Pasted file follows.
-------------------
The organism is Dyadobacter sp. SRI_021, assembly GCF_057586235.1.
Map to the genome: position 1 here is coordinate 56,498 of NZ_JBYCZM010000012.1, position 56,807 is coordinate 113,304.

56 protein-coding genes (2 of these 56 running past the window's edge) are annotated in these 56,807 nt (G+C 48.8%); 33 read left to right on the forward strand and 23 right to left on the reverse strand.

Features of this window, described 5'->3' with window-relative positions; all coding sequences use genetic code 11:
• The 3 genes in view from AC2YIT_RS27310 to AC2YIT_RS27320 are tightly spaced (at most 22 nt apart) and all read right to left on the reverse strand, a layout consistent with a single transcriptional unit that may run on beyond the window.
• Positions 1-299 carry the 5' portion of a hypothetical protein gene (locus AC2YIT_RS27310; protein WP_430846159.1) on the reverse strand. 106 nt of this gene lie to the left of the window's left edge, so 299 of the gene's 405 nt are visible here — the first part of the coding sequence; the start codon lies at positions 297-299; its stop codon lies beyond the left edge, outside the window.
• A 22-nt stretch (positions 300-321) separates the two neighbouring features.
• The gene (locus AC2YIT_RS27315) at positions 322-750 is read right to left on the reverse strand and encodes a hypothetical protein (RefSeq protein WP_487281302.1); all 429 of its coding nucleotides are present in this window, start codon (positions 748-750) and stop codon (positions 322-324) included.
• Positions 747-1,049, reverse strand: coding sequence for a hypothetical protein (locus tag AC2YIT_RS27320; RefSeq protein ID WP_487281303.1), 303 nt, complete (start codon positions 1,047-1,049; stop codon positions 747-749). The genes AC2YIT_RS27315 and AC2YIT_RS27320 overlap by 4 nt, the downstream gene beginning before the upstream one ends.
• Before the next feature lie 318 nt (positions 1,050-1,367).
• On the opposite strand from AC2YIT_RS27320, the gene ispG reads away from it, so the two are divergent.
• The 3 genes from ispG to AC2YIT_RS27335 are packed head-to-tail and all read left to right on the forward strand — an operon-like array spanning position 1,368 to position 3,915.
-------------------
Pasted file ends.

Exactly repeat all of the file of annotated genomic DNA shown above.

The organism is Dyadobacter sp. SRI_021, assembly GCF_057586235.1.
Map to the genome: position 1 here is coordinate 56,498 of NZ_JBYCZM010000012.1, position 56,807 is coordinate 113,304.

56 protein-coding genes (2 of these 56 running past the window's edge) are annotated in these 56,807 nt (G+C 48.8%); 33 read left to right on the forward strand and 23 right to left on the reverse strand.

Features of this window, described 5'->3' with window-relative positions; all coding sequences use genetic code 11:
• The 3 genes in view from AC2YIT_RS27310 to AC2YIT_RS27320 are tightly spaced (at most 22 nt apart) and all read right to left on the reverse strand, a layout consistent with a single transcriptional unit that may run on beyond the window.
• Positions 1-299 carry the 5' portion of a hypothetical protein gene (locus AC2YIT_RS27310; protein WP_430846159.1) on the reverse strand. 106 nt of this gene lie to the left of the window's left edge, so 299 of the gene's 405 nt are visible here — the first part of the coding sequence; the start codon lies at positions 297-299; its stop codon lies beyond the left edge, outside the window.
• A 22-nt stretch (positions 300-321) separates the two neighbouring features.
• The gene (locus AC2YIT_RS27315) at positions 322-750 is read right to left on the reverse strand and encodes a hypothetical protein (RefSeq protein WP_487281302.1); all 429 of its coding nucleotides are present in this window, start codon (positions 748-750) and stop codon (positions 322-324) included.
• Positions 747-1,049, reverse strand: coding sequence for a hypothetical protein (locus tag AC2YIT_RS27320; RefSeq protein ID WP_487281303.1), 303 nt, complete (start codon positions 1,047-1,049; stop codon positions 747-749). The genes AC2YIT_RS27315 and AC2YIT_RS27320 overlap by 4 nt, the downstream gene beginning before the upstream one ends.
• Before the next feature lie 318 nt (positions 1,050-1,367).
• On the opposite strand from AC2YIT_RS27320, the gene ispG reads away from it, so the two are divergent.
• The 3 genes from ispG to AC2YIT_RS27335 are packed head-to-tail and all read left to right on the forward strand — an operon-like array spanning position 1,368 to position 3,915.